Maryland Water Quality Monitoring Program

Our water quality monitoring program in MD uses citizen scientist volunteers to collect water quality samples in the mainstem Anacostia as well as at-risk tributaries in the watershed from May to September each year. Our monitoring started in 2020 with funding from the National Fish and Wildlife Foundation (NFWF) covering 7 sites across MD and DC. In 2021 we will continue our monitoring with 8 sites in Maryland and two more in DC. Five sites are located in Montgomery County and monitoring is funded by Montgomery County through the Chesapeake Bay Trust, with the other 5 sites being self-funded by us at Anacostia Riverkeeper. To help us in Montgomery County we’ve teamed up with Friends of Sligo Creek and Neighbors of Northwest Branch to help us train our volunteers, spread the word, and help our volunteers collect samples. We post water quality results for bacteria, dissolved oxygen (DO) turbidity, pH, water temperature, and air temperature weekly in order to provide up-to-date water quality information for residents and visitors to the Anacostia watershed during the recreational season (May to September). We aim to get water quality information into the hands of the people who need it most: YOU

Christine headshot-01

We're excited to expand our water quality monitoring to tributaries in the Maryland portion of our watershed. The more information we can gather about smaller, individual parts of the watershed the better we can understand Anacostia watershed health as a whole and pinpoint specific locations that may need remediation or areas that are improving!

Christine Burns, Project Coordinator

Why Are We Monitoring?

With over 75% of the Anacostia watershed lying in Maryland, timely and dedicated water quality monitoring is essential to assessing the overall health of the watershed. A large portion of the Anacostia watershed has been developed over the years, making it one of the most urbanized watersheds in the U.S.. Urbanized watersheds often suffer from increased ecosystem degradation due to stormwater pollution, nutrients, sediments, and other environmental pollutants entering our rivers, often via small feeder streams and tributaries. If we hope to ensure the health and safety of the entire Anacostia, we need to start with upstream monitoring. We at Anacostia Riverkeeper believe that clean water is a right for all those who live and play near these waterbodies. The purpose of this project is to provide biweekly, up-to-date water quality results for the Anacostia’s major tributaries during the primary recreational season in order provide residents and visitors of the watershed all the information they need to enjoy our waters safely.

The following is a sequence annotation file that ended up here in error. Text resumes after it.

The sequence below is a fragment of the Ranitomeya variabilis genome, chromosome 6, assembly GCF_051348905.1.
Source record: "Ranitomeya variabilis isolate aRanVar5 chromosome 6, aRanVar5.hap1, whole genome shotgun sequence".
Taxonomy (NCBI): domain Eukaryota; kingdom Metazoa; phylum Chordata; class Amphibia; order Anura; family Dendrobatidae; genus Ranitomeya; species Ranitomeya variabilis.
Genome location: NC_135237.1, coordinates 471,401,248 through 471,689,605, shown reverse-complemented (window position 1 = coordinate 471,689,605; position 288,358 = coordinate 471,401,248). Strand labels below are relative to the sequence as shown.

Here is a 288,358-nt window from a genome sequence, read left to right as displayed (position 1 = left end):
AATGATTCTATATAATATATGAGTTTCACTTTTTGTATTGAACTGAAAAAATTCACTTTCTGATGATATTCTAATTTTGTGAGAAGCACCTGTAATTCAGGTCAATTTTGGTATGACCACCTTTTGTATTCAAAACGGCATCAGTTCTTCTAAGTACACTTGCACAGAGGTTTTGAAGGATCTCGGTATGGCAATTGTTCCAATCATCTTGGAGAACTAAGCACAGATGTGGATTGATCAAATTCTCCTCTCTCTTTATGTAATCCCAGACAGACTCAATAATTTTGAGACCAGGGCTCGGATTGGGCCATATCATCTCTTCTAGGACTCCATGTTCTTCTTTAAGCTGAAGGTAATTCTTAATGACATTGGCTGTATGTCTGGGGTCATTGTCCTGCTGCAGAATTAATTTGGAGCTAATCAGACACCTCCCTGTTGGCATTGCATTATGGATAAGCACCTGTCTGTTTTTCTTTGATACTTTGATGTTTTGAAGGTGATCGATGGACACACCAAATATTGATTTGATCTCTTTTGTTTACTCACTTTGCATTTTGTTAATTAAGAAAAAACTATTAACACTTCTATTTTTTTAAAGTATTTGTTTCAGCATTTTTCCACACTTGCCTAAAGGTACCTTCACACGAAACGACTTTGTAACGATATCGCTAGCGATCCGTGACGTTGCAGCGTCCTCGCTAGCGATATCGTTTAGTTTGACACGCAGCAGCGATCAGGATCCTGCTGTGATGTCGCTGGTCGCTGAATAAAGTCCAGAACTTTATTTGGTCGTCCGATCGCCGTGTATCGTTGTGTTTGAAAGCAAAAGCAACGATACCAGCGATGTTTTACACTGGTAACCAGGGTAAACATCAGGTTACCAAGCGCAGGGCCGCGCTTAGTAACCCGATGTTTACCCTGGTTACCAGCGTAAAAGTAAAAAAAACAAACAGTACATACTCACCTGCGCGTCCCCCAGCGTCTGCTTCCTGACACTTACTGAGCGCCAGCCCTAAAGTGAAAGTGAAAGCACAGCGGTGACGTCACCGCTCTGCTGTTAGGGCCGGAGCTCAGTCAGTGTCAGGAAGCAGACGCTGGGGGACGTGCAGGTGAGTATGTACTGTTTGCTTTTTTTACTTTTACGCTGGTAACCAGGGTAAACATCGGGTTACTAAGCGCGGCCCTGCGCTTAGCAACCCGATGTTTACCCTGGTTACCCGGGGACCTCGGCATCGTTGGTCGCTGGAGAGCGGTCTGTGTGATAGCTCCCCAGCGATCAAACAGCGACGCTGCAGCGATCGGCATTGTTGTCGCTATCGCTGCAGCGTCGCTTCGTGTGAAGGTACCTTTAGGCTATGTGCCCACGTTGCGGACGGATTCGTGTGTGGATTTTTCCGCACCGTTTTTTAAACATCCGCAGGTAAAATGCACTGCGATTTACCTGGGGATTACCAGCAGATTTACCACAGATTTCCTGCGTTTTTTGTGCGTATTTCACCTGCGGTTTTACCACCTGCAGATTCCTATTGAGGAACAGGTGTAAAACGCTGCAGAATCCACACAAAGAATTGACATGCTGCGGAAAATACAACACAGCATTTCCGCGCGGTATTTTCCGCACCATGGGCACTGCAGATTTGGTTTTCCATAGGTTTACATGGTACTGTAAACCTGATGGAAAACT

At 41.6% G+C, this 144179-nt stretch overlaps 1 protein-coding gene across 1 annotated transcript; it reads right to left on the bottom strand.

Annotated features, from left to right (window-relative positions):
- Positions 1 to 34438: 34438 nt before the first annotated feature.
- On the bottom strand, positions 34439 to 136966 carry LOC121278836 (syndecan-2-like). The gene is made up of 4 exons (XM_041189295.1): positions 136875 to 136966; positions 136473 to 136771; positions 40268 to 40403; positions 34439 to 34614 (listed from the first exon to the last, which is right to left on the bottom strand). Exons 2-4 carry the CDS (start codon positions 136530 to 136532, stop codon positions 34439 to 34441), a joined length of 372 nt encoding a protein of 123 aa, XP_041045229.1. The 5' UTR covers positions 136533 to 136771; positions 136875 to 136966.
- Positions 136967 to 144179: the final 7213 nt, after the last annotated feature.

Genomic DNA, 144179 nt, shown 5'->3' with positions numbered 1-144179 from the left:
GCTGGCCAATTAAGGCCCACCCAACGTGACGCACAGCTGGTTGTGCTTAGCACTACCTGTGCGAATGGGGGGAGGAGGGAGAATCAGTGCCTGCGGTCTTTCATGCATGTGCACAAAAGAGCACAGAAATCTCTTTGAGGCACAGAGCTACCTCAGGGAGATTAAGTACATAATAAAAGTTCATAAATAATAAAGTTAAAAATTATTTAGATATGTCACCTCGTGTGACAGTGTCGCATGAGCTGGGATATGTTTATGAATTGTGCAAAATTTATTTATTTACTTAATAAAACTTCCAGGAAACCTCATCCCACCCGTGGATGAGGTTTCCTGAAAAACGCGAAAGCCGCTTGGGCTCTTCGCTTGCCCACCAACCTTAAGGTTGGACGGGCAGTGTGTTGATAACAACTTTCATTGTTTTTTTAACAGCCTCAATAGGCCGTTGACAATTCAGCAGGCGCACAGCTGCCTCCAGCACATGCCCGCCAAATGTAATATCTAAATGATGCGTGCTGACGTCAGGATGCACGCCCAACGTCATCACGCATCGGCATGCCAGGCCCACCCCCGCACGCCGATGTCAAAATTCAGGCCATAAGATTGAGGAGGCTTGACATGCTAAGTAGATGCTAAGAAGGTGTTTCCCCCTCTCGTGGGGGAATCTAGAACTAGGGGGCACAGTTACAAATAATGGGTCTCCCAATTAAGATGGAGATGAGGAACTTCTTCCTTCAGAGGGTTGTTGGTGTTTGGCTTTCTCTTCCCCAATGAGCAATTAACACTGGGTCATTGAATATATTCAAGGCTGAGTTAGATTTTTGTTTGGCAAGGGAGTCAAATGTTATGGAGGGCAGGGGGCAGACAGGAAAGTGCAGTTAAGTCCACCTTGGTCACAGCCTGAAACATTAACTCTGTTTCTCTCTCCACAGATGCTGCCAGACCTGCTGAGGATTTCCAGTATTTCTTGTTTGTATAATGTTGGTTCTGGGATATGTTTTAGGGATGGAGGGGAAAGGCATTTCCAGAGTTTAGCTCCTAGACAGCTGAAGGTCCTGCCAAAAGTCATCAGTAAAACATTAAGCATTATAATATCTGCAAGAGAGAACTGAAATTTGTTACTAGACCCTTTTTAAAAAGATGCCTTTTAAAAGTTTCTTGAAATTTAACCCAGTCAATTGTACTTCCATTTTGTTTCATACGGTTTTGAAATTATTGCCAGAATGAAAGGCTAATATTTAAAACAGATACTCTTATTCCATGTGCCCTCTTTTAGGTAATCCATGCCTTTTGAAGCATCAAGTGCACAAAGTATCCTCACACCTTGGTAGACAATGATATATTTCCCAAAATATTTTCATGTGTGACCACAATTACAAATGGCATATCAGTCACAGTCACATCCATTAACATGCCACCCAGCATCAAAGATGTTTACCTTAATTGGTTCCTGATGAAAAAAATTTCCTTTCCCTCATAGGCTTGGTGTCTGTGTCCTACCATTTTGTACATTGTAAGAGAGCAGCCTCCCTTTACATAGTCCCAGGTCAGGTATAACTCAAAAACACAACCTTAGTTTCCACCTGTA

What Are We Monitoring?

Our water quality programs focus on the primary water quality parameters that may affect recreation, personal health, and safety while interacting with waters in the Anacostia watershed. We collect primary water quality data on fecal bacteria (E. Coli and fecal coliform), dissolved oxygen (DO), specific conductivity, turbidity, pH, water temperature, air temperature, as well as physical characteristics of the monitoring site (e.g., weather, water flow, tide, etc.). Discover more detail about the water quality parameters we collect and how they can affect water quality HERE.

Who Does the Monitoring?

You do the monitoring! All water quality data is collected by citizen scientist volunteers who have been trained under our “MD Citizen Science Water Quality Training Program”. Citizen scientists are trained by project staff in April of each year, at the end of which they are provided a certificate certifying them as “MD Water Quality Citizen Scientists” by Anacostia Riverkeeper. Volunteers can choose to monitor as little or as much as they want during the monitoring season from May to September each year.

Current Upper Anacostia Water Quality Results

Where We Monitor


Project Partners